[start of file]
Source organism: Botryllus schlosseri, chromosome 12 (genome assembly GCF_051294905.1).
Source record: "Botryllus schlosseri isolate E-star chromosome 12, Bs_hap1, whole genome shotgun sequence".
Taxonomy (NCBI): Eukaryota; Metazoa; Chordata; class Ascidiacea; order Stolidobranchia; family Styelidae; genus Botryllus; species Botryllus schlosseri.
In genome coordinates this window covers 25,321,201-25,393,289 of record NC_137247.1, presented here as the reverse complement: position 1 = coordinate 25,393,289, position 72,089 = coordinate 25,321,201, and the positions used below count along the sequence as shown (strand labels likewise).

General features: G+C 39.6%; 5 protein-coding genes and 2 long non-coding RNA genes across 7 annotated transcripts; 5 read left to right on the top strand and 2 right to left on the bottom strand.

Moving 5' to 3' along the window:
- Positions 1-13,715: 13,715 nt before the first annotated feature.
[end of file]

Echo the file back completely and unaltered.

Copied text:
Source organism: Botryllus schlosseri, chromosome 12 (genome assembly GCF_051294905.1).
Source record: "Botryllus schlosseri isolate E-star chromosome 12, Bs_hap1, whole genome shotgun sequence".
Taxonomy (NCBI): Eukaryota; Metazoa; Chordata; class Ascidiacea; order Stolidobranchia; family Styelidae; genus Botryllus; species Botryllus schlosseri.
In genome coordinates this window covers 25,321,201-25,393,289 of record NC_137247.1, presented here as the reverse complement: position 1 = coordinate 25,393,289, position 72,089 = coordinate 25,321,201, and the positions used below count along the sequence as shown (strand labels likewise).

General features: G+C 39.6%; 5 protein-coding genes and 2 long non-coding RNA genes across 7 annotated transcripts; 5 read left to right on the top strand and 2 right to left on the bottom strand.

Moving 5' to 3' along the window:
- Positions 1-13,715: 13,715 nt before the first annotated feature.